Pup’s passing leaves hole in heart of his online fanbase

Taco Lee Maloney doing what he did best — relaxing at home in Palm Springs. (Photo courtesy Barry Adams)

In a community known for its sunshine, celebrities, and canine companions, Taco Lee Maloney was the rare combination of all three.

Taco Lee passed away July 29 in Massachusetts at the age of 18. He suffered a seizure earlier in the week. He leaves behind hundreds of admirers in Palm Springs who followed his life of leisure in frequent posts on local social media pages by one of his companions, Barry Adams.

Pictures of Taco Lee lounging at his winter home in the Tahquitz River Estates neighborhood or resting after journeys back East were included along with reports of his daily routine, including nights capped off with his favorite ice cream. They were a welcome respite from the toxicity and negativity too often found on Facebook and Nextdoor.

“Who knows how many people had their days brightened by reading your account of Taco Lee Maloney?” asked William Christensen on Nextdoor in reply to the announcement of Taco Lee’s passing. “A tiny dog brought joy to so many.”

“Thank you for sharing Taco Lee’s life and journey with us,” wrote Colleen Kerr. “For so many, it meant so much.  … He was certainly a symbol of all that is good in the world.”

Adams and his partner Kevin Maloney were Taco Lee’s constant companions for the past 16 years. Knowing their small family member had such a big impact in Palm Springs has been almost too much to take.

“The outpouring of comments, and tears, from Nextdoor, Facebook, as well as in texts from our many friends around the country has been overwhelming,” Adams said Friday. ”Although we have always known that Taco somehow delights everyone who meets him, and that he is loved and admired, we admit we are stunned today.”

Creating a canine celebrity of sorts was the last thing Adams had in mind when he first encountered Taco Lee in 2005 during a trip out West with Maloney.

“I was having coffee with a friend of mine in Hollywood,” Adams explained. “Suddenly, a disheveled, toothless homeless man strode up the sidewalk with an extremely emaciated, hairless two-pound puppy following him. I remember I cried out, ‘Oh, my God! What is that dog?’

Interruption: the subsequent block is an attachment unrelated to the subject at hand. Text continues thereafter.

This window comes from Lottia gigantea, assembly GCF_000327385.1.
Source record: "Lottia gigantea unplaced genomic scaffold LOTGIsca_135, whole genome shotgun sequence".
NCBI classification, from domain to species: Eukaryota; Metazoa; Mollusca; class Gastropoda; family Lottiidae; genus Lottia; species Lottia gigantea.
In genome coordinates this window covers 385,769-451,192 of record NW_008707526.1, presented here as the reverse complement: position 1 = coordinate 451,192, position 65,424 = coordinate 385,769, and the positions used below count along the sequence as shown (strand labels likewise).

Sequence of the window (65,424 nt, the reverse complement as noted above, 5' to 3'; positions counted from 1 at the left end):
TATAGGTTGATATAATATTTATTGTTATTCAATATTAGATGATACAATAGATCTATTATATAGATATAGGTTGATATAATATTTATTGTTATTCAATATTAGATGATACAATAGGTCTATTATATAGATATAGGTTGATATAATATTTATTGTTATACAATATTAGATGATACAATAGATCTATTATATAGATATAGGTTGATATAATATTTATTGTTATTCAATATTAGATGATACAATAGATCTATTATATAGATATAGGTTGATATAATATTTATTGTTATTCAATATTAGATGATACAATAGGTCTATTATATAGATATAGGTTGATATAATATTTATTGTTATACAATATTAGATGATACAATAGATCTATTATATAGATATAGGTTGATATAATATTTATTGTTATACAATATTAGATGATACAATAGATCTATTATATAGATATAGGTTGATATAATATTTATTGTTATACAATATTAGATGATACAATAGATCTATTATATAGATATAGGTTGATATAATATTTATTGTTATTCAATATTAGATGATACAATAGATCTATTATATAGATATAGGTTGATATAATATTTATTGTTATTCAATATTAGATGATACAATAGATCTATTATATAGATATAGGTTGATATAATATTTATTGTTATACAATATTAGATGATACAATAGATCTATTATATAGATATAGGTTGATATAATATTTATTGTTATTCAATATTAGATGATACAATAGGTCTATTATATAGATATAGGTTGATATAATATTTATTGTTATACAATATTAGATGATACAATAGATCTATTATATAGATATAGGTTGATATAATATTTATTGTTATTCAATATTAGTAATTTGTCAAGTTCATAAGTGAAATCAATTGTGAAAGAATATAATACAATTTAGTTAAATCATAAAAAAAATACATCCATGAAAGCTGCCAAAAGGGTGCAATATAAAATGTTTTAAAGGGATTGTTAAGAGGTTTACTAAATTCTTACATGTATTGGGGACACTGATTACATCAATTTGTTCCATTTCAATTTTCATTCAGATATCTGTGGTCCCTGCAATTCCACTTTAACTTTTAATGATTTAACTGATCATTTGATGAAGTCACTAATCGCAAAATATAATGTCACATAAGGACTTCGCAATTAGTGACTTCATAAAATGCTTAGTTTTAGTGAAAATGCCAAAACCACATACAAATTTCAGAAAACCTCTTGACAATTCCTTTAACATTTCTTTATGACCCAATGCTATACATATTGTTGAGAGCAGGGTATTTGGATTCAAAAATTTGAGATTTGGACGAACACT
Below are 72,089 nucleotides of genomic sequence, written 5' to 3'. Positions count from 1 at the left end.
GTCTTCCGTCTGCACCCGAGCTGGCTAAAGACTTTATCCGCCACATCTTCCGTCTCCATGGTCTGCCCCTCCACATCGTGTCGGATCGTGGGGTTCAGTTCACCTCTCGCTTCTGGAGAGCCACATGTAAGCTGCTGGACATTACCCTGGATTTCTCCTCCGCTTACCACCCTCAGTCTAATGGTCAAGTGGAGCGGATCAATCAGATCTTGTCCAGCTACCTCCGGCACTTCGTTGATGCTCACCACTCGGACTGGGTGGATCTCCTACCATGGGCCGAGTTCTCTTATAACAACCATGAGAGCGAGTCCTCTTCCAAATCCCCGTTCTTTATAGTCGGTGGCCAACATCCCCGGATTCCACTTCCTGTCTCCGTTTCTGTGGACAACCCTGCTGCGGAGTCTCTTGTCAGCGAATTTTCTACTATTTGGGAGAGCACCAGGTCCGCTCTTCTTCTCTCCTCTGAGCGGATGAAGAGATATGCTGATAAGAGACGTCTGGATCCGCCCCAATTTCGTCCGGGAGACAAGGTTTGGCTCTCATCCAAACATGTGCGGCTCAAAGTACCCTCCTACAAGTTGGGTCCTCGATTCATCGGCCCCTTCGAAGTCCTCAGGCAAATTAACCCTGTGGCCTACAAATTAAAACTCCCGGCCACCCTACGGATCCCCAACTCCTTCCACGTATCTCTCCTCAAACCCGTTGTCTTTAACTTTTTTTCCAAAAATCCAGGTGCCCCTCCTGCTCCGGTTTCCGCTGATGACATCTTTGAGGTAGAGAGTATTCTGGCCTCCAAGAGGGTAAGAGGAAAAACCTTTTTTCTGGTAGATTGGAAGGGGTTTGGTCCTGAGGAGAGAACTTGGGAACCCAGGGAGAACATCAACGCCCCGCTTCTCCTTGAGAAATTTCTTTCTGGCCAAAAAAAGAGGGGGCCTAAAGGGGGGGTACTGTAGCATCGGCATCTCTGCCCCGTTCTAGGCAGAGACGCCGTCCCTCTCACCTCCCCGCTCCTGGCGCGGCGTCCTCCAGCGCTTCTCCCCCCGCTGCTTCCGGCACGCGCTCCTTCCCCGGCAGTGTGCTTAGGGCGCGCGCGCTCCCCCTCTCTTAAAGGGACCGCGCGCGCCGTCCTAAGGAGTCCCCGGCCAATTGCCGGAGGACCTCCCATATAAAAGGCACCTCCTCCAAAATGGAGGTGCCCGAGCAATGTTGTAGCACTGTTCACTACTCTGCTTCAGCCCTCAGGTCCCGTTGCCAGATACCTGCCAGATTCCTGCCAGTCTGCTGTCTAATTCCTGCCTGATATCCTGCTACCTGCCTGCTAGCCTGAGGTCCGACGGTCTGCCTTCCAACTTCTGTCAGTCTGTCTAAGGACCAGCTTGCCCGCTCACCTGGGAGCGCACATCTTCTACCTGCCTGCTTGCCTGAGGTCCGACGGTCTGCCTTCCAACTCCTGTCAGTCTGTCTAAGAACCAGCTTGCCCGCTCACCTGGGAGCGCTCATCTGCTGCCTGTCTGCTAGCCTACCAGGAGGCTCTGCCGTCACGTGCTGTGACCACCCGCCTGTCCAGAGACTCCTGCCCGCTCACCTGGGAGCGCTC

“The man looked at me and said, ‘He’s been living under the freeway with me. He needs someone to care for him.’ … When I looked down at the little dog, he looked me right in the eyes, and wagged his tail. I will never forget it. I believe now, fate was sealed right there.”

The next several days may have been a blur at the time, but Adams remembers them in detail, recounting step by step how the rescue played out.

The couple took Taco Lee to a Los Angeles animal services center for treatment before continuing their trip in Palm Springs, hoping that he would be adopted. They kept in touch with staff at the facility, knowing time was ticking for Taco Lee.

“We were told he would be auctioned in four days, or when he was healthy enough to be released,” said Adams. “If he was not taken at auction, he would be put down. … Each morning, and before bed, I called Central Los Angeles Animal Services and referenced Taco’s intake number asking if he had been claimed. On the third night, the employee at the shelter said to me, ‘Look. You know you want this dog. Why don’t you just come and pick him up?’”

Fast forward a few days and the couple was now a trio driving through the Mojave Desert, with one of the party’s members still in recovery from the shelter, nearly unresponsive while resting on a pillow.

“We arrived in a roadside motel later and carried the pillow with Taco on it into the room,” Adams recalled. “When we got in the room I laid the pillow on the bed and Taco, still with unopened eyes, opened his tiny mouth wide and let out a very weak, almost silent scream. I told Kevin, ‘Dear God, we are going to have a dead Chihuahua out here in the desert. What will we do?’

“This was our first promise that he would never know a hard surface again. He never did. He has slept on down pillows and piles of polar fleece for the 16 years we’ve shared our lives with him.”

As for the name Taco Lee, that came to the couple during a meal stop along the way.

“Before we reached Denver we had stopped for Mexican food,” said Adams. “It was then that we noted that our new family member was not much larger than a tortilla chip we were eating, and the color of the little hair he had was white, like the chip.  Thus, his name. We added Lee as it was my father’s name, and my middle name. We chose Kevin’s last name for Taco Lee’s last name.”

Though spoiled by Adams and Maloney, and admired by legions of online fans, Taco Lee never let the attention go to his head.

“He remained meek and gentle, preferring to stay in the background,” Adams wrote on Nextdoor. “He would even back away and give up his food to any of his brothers who approached his dish. Despite his humble and reclusive nature, he ruled our house.  We all deferred to him, always.

“Anyone who ever met him was drawn to his mythical nature and gentle character.  He was loved dearly by many, and he knew it.”

In memory: Anyone wishing to make a donation in Taco Lee’s memory is encouraged to do so by contributing to any no-kill rescue organization that exists to relieve homelessness, cruelty, abandonment, or neglect of companion animals. Locally, donations to Kittyland or the Palm Springs Animal Shelter are recommended. Nationally, two of the couple’s favorite charities are Phinney’s Friends and Pack Ethic Rescue.


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